AUMF 2015 and the War on ISIL

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U.S. airstrikes on ISIS. Source: newsfortherevolution

There is a common refrain in American politics when politicians discuss taking military action in foreign countries. “[insert country of interest here] is going to be another Afghanistan… another Iraq… another Vietnam.” In Vietnam, what began with light air support and humanitarian aid lead to deployment of “advisors,” who invariably were involved in firefights, escalating to the deployment of actual combat boots on the ground and, eventually, a full-scale war. To the credit of those who stand by this mantra, it is always safer to be overly circumspect about the dangers of going to war than to support the unnecessary loss of human life, something that occurs time after time when we intervene abroad. We heard it with Libya when we only provided air support. We heard it in the early stages of the Syrian Civil War when we eventually decided to abstain from offering any sort of military reprisal for the use of chemical weapons, which crossed a supposed “red line.” And we hear it now, with regards to the fight against ISIL.

On February 12th, President Obama requested an AUMF (Authorization for the Use of Military Force) against ISIL. The president has expressly stated that his draft AUMF “would not authorize long-term, large-scale ground combat operations… local forces, rather than U.S. military forces, should be deployed to conduct such operations.” However, the administration already has the “legal authority to conduct military operations that are already underway in Iraq and Syria” according to a March 11th USA Today article, “prompting a question of what would be different if an Authorization for Use of Military Force was approved.

Nevertheless, in the same press release, the president states that the authorization he proposed “would provide the flexibility to conduct ground combat operations in other, more limited circumstances, such as rescue operations involving U.S. or coalition personnel or the use of special operations forces to take military action against ISIL leadership.” This is in addition to authorizing “the use of U.S. forces in situations where ground combat operations are not expected or intended, such as intelligence collection and sharing, missions to enable kinetic strikes, or the provision of operational planning and other forms of advice and assistance to partner forces.” In doing so, Obama may lay the groundwork for the second step in the refrain–transitioning from an auxiliary role in which the United States provides support from the air to a slightly more direct role in which U.S. forces are on the ground as part of an “advise and assist” strategy.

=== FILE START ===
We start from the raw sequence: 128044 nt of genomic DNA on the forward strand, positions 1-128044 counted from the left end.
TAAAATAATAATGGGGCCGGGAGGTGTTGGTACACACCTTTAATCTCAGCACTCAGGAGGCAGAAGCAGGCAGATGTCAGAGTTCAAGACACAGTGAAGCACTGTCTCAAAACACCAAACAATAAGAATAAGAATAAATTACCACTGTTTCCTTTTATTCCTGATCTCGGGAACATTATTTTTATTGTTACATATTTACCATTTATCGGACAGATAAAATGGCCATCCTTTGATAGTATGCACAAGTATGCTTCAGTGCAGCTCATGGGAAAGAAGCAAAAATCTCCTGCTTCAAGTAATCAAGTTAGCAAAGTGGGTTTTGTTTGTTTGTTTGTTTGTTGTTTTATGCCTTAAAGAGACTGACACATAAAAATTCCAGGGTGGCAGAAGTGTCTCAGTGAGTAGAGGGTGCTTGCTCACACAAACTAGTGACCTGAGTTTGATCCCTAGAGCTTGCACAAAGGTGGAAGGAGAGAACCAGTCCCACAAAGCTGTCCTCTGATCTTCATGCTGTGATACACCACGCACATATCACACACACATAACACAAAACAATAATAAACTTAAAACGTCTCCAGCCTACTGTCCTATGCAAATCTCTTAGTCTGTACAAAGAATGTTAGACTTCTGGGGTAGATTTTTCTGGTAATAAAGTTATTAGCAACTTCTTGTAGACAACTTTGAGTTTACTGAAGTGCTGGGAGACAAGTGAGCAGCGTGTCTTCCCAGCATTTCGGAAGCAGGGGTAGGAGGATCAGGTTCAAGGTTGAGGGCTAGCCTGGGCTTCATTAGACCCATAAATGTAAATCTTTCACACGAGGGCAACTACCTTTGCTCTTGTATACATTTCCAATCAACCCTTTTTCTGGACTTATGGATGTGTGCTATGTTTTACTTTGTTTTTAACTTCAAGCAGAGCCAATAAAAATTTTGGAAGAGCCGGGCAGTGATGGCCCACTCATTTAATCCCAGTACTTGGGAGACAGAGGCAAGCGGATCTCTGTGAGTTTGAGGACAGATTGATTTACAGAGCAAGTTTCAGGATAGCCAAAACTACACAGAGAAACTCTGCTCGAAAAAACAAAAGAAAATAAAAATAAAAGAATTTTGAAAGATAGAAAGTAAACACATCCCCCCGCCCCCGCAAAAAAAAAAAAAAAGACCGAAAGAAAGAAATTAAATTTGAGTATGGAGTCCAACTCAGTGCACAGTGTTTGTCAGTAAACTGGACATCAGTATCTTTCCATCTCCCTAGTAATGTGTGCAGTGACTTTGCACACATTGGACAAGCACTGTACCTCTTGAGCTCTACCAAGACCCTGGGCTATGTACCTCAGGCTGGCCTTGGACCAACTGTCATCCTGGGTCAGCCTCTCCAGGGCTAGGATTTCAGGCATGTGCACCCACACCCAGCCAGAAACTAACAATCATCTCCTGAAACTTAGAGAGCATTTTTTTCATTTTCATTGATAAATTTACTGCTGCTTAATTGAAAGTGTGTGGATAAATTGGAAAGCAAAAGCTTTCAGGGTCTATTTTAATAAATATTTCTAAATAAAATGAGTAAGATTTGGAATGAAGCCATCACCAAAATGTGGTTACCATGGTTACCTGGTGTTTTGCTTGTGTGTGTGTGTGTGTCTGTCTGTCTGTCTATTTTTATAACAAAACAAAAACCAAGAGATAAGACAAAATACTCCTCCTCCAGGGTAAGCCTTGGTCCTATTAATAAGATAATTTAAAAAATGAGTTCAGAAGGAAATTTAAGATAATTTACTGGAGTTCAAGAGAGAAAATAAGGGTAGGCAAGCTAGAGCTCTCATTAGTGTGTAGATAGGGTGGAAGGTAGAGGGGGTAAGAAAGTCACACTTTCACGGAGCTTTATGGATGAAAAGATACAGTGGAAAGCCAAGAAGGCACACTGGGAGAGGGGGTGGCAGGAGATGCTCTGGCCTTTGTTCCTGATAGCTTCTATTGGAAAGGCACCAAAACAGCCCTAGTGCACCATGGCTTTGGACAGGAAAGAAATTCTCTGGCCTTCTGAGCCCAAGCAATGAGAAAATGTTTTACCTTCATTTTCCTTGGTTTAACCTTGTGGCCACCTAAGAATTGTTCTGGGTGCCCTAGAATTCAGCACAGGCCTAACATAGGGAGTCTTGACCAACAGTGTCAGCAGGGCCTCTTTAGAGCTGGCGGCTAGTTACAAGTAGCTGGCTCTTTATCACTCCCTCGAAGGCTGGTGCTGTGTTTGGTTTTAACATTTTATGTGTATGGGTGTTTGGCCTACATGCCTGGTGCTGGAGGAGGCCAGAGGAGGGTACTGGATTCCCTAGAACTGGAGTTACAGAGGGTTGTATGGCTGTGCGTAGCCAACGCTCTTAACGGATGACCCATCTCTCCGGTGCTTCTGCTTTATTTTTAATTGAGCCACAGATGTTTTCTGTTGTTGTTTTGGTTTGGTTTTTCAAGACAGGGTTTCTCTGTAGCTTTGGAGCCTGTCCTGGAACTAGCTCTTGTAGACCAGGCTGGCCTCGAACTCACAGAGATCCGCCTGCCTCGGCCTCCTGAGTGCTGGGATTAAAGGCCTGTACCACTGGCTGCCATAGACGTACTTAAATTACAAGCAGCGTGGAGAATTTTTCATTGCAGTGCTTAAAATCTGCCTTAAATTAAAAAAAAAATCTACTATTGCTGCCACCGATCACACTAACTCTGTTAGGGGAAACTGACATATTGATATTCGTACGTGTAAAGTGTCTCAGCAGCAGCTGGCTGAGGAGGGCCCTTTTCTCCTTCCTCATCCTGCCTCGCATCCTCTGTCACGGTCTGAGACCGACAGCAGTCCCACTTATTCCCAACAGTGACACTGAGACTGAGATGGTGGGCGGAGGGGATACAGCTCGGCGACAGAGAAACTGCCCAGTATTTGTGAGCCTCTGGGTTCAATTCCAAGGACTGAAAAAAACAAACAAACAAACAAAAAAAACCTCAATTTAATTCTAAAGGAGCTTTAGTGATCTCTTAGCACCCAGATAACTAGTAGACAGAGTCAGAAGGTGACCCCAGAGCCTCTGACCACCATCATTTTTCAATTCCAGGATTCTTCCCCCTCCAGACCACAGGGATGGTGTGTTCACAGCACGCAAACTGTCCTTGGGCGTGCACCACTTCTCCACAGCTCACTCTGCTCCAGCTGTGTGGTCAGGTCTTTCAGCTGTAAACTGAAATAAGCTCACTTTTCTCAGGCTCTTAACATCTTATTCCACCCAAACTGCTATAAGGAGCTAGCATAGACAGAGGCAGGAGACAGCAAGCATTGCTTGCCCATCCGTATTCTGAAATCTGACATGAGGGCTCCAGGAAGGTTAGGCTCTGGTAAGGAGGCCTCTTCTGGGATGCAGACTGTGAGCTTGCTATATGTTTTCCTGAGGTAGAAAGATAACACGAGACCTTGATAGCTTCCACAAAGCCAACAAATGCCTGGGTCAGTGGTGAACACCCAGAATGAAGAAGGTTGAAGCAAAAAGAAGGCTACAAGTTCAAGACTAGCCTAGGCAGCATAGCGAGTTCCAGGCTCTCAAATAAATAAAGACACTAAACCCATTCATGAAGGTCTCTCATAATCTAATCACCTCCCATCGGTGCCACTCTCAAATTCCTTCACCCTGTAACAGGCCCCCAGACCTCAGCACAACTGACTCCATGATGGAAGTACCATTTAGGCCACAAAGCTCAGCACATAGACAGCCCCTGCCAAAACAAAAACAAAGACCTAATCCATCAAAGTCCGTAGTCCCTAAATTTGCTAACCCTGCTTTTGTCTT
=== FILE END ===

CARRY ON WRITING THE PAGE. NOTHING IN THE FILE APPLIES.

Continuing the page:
If Obama has a legacy when it comes to military involvement in the Middle East, it is following the path of least resistance. Everything from the prodigal use of drone strikes to the timing of the Iraq troop withdrawal to the current AUMF against ISIL is designed to be the safest, and thus most convenient, play possible. As a Democratic president wrongly perceived by many on the far right to be secretly Muslim, un-American,  or, at the very least, anti-war, the path of least resistance (dissuading any assumptions his detractors might have had about him while fostering a spirit of bipartisanship) would be sticking to a traditionally uncompromising and unrelentingly aggressive policy against radical Islamic terrorists, with little to no account of civilian casualties. By withdrawing troops from Iraq when he did, the president was able to use as much time as politically possible to stabilize Iraq while claiming credit for the withdrawal before his reelection. By sticking with a diplomatic solution after the Syrian regime crossed “a red line” with the use of chemical weapons, the president avoided another conflict abroad while preventing Assad’s regime from using chemical weapons ever again. Finally, Obama’s current AUMF seems to be an attempt to strike a middle ground for appeasing the GOP, who are crying for swift and unrestrained action, and the Democrats, who want guarantees that this action will not morph into a full-scale, boots on the ground, war. According to a March 11th article in the Huffington Post, “Democrats say the language is too broad when it comes to the use of ground troops and geographic limitations, and Republicans say it’s not broad enough.”

Whether or not this new AUMF becomes another example for our war-weary refrain remains to be seen. However, it reinforces the idea that the one thing uniting wars like Vietnam and Iraq is the irrevocable loss of American lives and taxpayer dollars. While these are the two things most readily visible within our national interest, this idea does not give much concern to the unnecessary destruction of human life and property in general. There’s one more aspect to the philosophy of those who support further military interventions abroad, and that is the misconception that the United States can kill its way out of any conflict. More airstrikes and an increased presence on the ground may certainly be warranted, but we should keep in mind that instances of friendly fire or collateral damage give otherwise ordinary civilians a huge incentive to join the enemy. And if victory is defined by whether or not we ultimately “degrade and destroy” ISIL, giving Iraqis and Syrians a reason not to join them will certainly be a part of it.